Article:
The Sixth Floor Museum and Dealey Plaza are two Dallas landmarks, both indelibly linked to one of the most tragic events in American history – the assassination of President John F. Kennedy in 1963. President Kennedy was riding in an open limousine through Dealey Plaza when shots were fired from the sixth floor of what was then the Texas School Book Depository.
Today these two locations have been respectfully memorialized in honour of JFK. The Sixth Floor Museum has been painstakingly restored and holds many important artefacts from that tragic day, creating a most riveting museum.
Outside, Dealey Plaza looks much as it did in 1963 and visitors are able to linger on the grassy knoll from where so many had witnessed the assassination as the president’s motorcade drove by. Dealey Plaza is a National Historic Landmark and the buildings, streets and grounds are protected and preserved just as they appeared that day so many decades ago.
At the top of Dealey Plaza just metres from the grassy knoll sits the Sixth Floor Museum from where the shots rang out. The museum is filled with eye witness accounts, fascinating exhibits and many artefacts, all bringing the tragic event into stark and realistic focus.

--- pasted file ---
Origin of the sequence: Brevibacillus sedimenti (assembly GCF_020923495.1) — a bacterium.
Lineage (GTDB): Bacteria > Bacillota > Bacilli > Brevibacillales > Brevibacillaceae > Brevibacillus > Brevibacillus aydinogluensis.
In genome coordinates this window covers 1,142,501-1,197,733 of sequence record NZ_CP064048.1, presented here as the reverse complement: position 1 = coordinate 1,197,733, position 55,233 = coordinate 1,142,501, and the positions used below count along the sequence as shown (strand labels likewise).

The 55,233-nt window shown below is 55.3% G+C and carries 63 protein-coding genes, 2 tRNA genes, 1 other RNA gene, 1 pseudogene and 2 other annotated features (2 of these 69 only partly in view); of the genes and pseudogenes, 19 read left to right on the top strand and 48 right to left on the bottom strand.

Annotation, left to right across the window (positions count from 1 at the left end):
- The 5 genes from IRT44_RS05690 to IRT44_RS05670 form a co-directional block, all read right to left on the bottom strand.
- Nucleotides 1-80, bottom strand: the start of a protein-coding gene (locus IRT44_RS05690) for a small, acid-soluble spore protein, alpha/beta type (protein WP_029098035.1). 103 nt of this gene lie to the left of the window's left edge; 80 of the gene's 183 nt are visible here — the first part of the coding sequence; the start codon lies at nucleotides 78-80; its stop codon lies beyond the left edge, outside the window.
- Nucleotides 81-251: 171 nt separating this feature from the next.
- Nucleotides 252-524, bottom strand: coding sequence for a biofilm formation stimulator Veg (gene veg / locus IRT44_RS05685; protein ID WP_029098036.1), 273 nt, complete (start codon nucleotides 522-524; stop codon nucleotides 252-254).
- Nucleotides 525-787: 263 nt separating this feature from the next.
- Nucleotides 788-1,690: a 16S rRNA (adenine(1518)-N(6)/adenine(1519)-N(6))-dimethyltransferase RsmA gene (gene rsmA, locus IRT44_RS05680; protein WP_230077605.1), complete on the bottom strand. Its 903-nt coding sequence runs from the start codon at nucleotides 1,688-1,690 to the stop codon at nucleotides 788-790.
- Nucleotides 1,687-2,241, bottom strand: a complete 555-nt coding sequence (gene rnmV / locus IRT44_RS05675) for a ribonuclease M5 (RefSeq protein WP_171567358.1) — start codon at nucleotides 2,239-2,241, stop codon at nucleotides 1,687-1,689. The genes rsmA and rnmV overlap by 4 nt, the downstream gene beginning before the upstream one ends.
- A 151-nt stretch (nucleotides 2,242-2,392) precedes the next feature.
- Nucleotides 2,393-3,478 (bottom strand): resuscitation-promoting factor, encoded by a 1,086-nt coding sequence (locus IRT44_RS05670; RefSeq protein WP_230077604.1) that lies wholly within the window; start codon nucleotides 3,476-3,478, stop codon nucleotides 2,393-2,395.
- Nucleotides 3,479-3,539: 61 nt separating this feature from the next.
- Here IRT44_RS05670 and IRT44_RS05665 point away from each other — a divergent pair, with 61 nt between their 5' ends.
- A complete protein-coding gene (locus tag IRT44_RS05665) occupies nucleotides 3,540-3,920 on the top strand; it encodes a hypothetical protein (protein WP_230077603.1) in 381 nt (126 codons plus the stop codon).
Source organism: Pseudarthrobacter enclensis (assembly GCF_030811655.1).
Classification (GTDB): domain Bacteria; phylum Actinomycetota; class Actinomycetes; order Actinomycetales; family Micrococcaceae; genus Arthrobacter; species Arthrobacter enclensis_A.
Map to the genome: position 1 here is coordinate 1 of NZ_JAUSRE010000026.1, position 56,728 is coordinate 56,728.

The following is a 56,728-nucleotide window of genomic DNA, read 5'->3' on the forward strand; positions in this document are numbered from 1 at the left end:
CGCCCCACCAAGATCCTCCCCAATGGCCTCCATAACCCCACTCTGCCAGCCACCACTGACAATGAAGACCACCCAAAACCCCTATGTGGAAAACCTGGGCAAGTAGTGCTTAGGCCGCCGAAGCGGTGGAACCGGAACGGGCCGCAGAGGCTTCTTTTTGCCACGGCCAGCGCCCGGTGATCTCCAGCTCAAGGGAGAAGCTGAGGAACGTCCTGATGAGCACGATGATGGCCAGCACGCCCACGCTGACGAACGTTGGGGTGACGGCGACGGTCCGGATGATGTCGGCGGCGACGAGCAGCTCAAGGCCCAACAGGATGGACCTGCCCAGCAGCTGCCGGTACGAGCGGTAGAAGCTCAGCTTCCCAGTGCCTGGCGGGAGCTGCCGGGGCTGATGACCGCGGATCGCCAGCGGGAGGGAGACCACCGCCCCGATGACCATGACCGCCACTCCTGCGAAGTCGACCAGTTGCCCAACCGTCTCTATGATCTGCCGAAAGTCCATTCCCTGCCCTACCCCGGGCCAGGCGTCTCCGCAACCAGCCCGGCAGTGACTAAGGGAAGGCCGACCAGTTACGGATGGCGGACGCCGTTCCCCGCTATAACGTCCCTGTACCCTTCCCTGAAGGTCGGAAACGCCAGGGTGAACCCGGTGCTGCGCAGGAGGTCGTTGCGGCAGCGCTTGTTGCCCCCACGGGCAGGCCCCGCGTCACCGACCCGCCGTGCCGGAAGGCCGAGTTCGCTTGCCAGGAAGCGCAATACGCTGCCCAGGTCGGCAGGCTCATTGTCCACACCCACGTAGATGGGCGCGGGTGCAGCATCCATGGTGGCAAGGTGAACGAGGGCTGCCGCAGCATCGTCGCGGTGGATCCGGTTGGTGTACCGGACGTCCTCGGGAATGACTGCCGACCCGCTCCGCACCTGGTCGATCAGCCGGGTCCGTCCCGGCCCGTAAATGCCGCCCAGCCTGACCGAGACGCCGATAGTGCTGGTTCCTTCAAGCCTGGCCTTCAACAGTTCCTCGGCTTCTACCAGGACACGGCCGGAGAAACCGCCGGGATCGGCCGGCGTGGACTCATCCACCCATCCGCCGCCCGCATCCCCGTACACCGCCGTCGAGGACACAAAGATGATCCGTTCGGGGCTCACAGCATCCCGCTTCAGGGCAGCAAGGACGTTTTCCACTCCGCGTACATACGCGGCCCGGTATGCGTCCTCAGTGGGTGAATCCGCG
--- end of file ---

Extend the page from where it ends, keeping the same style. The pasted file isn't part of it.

Visitors can still look out the same window where the assassin knelt. Dallas was a city long scarred by the assassination and these solemn memorials act not only as significant historic sites for the nation but ones that helped heal a saddened city.
The Sixth Floor Museum and Dealey Plaza are located in the West End Historic District in downtown Dallas. Parking is located across the street in public car parks. Train service is available on The DART light rail system and the Trinity Railway Express from Union Station or West End Station, both within walking distance of the museum. If walking or driving from downtown, follow Elm Street in the direction of one way traffic. Elm Street leads directly to Dealey Plaza and the Sixth Floor Museum.